Programme Director, energy-efficient home appliances can save you significant amounts of money since they account for up to 30% (per cent) of your home energy use. I would like to take this opportunity to emphasise a few basic steps that all of us need to practice at home in order to save energy and money, and these include:

Use energy efficient lamps;

Switch off lights, fans, and air-conditioners when you leave the room;

Switch off electronic equipment like TV, Computers, DVD/VCD players, and music system when not in use � don't keep them on standby mode;

Close the door of the fridge after you remove items and make sure it seals properly;

Reduce the temperature of your geyser to around 55 degrees Celsius to avoid adding too much cold water when you use it;

Close the windows and doors when the heater or air conditioner is on;

Boil only enough water for your immediate need � not a full pot or kettle;

Do all your ironing at the same time; and

Check your electricity meter at regular intervals, and take note of your energy consumption patterns.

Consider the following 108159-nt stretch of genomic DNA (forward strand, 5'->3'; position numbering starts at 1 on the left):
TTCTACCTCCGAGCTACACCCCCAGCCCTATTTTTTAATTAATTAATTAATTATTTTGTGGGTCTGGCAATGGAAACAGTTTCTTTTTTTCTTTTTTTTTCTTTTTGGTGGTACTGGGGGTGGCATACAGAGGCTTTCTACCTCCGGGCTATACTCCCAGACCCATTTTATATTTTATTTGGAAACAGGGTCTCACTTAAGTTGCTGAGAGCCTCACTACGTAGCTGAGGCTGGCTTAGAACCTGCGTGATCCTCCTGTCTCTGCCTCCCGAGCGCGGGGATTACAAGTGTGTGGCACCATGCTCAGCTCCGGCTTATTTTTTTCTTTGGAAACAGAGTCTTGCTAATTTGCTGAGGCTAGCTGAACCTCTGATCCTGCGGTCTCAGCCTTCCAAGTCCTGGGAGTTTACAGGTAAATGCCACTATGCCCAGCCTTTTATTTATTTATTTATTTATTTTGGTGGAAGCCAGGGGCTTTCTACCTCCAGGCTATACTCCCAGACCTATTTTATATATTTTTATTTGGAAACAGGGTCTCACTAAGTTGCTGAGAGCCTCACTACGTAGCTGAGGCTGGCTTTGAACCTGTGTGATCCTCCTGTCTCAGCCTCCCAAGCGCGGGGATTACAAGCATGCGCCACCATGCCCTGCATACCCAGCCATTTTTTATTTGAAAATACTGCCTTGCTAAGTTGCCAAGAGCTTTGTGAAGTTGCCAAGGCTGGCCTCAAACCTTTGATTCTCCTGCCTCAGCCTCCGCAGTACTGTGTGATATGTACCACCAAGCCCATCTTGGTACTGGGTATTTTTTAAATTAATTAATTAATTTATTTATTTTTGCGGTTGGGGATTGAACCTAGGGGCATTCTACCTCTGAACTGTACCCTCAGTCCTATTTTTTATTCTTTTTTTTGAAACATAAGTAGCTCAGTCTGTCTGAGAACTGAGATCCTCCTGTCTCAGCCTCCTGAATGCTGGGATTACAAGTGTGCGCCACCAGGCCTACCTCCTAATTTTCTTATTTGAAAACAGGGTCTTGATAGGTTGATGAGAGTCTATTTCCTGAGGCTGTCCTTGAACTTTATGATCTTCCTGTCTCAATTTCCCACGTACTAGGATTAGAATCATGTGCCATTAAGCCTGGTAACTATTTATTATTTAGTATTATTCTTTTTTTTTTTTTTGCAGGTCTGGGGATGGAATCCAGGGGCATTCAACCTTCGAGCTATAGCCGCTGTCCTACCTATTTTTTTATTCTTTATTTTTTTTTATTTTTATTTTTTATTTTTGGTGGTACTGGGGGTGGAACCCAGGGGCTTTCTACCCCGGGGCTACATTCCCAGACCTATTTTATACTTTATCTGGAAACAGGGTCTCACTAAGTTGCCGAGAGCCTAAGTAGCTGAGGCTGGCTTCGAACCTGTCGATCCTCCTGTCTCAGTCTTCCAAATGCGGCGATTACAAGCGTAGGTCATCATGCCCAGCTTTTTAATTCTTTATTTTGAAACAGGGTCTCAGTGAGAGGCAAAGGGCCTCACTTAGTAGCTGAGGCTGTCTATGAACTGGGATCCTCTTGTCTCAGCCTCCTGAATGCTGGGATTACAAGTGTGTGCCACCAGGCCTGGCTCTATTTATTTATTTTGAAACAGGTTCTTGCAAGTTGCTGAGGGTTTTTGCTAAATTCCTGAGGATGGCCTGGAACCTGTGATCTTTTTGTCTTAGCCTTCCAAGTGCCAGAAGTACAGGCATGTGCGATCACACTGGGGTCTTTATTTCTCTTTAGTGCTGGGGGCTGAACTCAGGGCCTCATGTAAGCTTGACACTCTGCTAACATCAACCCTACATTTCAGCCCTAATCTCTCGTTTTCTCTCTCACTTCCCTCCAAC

Noting the cross cutting nature of Energy Efficiency, the Department has consistently worked very close with other key government departments such as Environmental Affairs; Public

Works; DPME; Trade and Industry; and Science and Technology among others. This takes into account the international commitment for the country to reduce emissions reduction by 34% by 2020 and 42% by 2025 subject to the availability of resources.

Programme Director and Ladies and Gentlemen, I should also mention that as part of our responsibility to create lasting energy efficiency practices, SANEDI in collaboration with the University of Pretoria has established an Energy Efficiency Hub and a lot of students graduated in the field of Energy Efficiency. Other Academic institutions are also playing a major role in the sector in conducting Monitoring and Verification of EEDSM of energy savings, these are University of Johannesburg, Tshwane University of Technology, University of Cape Town, North Wets University and University of Stellenbosch.

Cost of fuels